What A Pretty Girl Can’t Hide In China | China Uncensored

By Chris Chappell
Chris Chappell
Chris Chappell
October 3, 2016 Updated: October 3, 2016

Chinese officials love promoting their local jurisdictions. It reflects well on them and helps them not get purged. It’s a proud tradition, dating back to the days of the Great Leap forward, when local officials would report huge crop yields, even as crops lay rotting in the field because the farmers were being forced to produce steel. People literally moved their crops next to the train tracks, so that when Chairman Mao passed by, things looked great!

Look at these kids, jumping on a huge crop yield!


Too bad it’s a fake photo—one of the most famous ones used during the Great Leap Forward. Anyway it led to famine. It was a Great Famine though!

Of course, those were the old days. Times have changed. Now there’s Photoshop! So local officials show their commitment to their constituents by visiting the elderly, inspecting the ecological development, and of course, overseeing the destruction of bootlegged alcohol. It kind of looks like they were way better at faking photos before Photoshop.

But the relentless drive to improve spurns them forward. Because officials in China’s Anhui province have taken the time to brush up their photo skills.

This lovely slide show is from a publicity shoot that’s totally meant to attract visitors and investors to the sleepy village of Jiulonggang—and absolutely not a vanity project by the deputy village chief, Wang Xue, who just happens to be the woman in the photos. Wow, she’s got some great…Instagram filters.

After the photos went viral, state-run media emphasized that this was a personal album that she spent her own cold hard yuan on. And that she was doing it just to make sure that people saw the beauty of…her hometown.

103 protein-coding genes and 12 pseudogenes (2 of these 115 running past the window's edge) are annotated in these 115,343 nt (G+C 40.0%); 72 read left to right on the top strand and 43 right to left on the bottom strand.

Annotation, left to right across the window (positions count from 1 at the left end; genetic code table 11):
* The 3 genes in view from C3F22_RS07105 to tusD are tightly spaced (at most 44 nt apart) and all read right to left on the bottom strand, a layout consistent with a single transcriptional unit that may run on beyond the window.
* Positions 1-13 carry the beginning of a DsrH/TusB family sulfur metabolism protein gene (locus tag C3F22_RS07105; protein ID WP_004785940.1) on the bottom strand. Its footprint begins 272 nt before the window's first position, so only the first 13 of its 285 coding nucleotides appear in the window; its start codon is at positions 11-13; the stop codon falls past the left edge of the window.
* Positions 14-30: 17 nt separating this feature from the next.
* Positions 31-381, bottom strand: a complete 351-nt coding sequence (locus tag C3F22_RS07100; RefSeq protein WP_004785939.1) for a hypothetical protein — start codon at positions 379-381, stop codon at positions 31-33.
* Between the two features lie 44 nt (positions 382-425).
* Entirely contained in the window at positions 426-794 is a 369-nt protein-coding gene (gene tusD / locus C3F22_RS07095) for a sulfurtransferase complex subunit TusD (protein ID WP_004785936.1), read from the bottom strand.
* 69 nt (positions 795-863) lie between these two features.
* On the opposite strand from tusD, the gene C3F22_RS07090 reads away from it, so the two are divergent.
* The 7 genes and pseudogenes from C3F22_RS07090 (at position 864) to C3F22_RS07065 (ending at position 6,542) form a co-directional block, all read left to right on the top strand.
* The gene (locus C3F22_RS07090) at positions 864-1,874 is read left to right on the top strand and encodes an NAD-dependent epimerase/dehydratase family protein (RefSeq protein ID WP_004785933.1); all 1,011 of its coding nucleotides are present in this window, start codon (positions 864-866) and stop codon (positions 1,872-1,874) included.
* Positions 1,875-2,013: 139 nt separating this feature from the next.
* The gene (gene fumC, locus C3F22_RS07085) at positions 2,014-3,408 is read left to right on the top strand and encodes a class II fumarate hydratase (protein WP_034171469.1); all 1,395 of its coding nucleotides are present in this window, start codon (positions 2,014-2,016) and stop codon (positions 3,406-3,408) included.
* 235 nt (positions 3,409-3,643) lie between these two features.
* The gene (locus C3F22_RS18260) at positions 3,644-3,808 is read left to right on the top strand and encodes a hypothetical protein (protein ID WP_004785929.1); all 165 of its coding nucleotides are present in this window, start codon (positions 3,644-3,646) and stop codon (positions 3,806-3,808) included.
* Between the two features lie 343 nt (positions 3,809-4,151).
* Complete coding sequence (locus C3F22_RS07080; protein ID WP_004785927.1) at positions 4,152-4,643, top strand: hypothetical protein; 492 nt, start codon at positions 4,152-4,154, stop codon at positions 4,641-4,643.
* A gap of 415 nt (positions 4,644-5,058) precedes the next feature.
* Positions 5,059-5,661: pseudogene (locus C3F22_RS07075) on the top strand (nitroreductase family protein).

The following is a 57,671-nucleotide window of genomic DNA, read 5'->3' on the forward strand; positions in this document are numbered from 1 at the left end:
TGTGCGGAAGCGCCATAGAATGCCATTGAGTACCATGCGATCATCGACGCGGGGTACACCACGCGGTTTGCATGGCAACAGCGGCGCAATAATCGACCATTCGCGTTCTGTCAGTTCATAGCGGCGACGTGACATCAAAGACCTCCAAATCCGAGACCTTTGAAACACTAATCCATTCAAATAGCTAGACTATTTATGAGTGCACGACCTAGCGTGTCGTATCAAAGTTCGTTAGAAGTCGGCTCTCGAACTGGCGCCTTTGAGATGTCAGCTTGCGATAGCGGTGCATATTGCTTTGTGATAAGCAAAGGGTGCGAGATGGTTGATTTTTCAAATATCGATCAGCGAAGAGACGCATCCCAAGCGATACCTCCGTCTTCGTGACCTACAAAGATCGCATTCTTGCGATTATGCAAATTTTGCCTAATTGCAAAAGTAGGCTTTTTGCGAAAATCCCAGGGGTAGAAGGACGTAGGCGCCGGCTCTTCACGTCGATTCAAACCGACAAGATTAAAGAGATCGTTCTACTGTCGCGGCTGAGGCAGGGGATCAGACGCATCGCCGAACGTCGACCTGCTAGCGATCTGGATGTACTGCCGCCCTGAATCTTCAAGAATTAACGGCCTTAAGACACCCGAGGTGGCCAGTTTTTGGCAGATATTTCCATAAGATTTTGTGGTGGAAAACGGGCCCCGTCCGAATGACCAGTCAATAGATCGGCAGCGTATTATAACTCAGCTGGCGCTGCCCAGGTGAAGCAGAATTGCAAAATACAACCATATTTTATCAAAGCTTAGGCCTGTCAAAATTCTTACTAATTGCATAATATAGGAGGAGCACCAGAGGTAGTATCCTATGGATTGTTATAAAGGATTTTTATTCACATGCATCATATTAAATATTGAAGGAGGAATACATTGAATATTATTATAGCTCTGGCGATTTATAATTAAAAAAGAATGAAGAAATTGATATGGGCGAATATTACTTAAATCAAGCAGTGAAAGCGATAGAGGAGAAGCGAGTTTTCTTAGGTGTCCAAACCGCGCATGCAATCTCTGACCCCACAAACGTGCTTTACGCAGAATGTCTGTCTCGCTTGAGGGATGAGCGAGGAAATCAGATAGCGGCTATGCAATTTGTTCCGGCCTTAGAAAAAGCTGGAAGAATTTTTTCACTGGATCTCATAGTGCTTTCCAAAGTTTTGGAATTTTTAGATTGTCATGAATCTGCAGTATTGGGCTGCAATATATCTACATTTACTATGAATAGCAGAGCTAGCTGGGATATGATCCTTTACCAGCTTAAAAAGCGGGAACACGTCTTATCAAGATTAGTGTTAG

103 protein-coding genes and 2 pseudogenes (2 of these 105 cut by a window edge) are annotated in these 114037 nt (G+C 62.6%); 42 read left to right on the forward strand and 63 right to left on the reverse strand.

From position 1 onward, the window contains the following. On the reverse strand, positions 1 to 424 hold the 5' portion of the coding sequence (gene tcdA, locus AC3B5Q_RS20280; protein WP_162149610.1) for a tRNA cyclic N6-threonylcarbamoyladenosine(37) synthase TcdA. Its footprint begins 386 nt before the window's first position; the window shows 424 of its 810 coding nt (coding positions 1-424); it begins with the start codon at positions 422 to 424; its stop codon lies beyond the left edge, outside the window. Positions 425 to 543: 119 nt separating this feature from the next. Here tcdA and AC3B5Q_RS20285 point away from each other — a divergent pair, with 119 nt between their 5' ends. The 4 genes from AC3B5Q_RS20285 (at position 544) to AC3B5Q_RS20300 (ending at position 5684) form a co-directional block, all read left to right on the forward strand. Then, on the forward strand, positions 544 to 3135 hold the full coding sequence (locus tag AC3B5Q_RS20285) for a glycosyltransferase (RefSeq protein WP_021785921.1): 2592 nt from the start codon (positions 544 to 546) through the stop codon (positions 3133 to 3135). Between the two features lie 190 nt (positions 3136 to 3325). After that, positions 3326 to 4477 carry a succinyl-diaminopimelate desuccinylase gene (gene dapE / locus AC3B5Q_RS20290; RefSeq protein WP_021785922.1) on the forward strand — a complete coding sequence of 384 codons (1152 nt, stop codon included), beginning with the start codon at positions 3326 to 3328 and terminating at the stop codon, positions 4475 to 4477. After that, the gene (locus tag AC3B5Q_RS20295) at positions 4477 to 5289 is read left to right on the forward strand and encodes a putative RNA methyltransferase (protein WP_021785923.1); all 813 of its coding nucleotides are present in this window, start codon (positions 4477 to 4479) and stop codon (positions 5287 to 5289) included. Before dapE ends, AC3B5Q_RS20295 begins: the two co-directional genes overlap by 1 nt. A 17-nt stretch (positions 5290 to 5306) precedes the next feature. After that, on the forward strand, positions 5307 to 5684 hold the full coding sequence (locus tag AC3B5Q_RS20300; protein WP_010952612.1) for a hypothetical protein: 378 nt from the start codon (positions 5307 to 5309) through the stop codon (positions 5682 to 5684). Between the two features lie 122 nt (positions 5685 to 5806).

But Chinese netizens missed the point, because they seemed more focused on Ms. Wang than the rural beauty of the village. One wrote, “Before I come, I need to know, do you have a boyfriend?”

He should be executed. Except, they may have a point. Because, let’s take her out of the photographs for a moment…


Now the romantic, rustic charm, just seems a bit more run down than anything else. I mean, is this a stairwell you want to be in? Yeah… looks more like Silent Hill now.

By the way, Chinese netizens, Ms. Wang is single, and “jokes she would be surprised and happy to get a boyfriend through this photoshoot.” I would say she has a higher chance of getting a boyfriend than the village has of getting tourists.

Of course, this is just one of many attempts at good publicity happening in any number of villages in China. It’s all part of a tourism push being promoted by Chinese authorities, who are trying to encourage people to spend money to help the economy.

Different villages are trying to play to their strengths. Like this tea village that’s trying to encourage tea tourism, by “repainting houses and building roads.” Or this village, which is encouraging street art to attract tourists.


It’s like a set for American Horror Story: Menagerie. These Chinese villages have got to stop getting their inspiration from horror movies. It’s getting unbearable.

But that’s not the best idea a village has had. No, that prize goes to the village leader in Xianfeng, Sichuan, who thought that if he filled the village with monkeys, it would surely draw tourists! He organized villagers to lure 73 monkeys down from nearby mountains. And it worked! But then tourism started to dwindle, and villagers couldn’t afford to feed the monkeys, of which there were now…more than 600, and so the monkeys took to eating their crops instead.

Who was that village leader, anyway?

So what do you think? Would you go to Jiulonggang? And if you were a village chief, how would you promote your locale? Leave your comments below.

Chris Chappell
Chris Chappell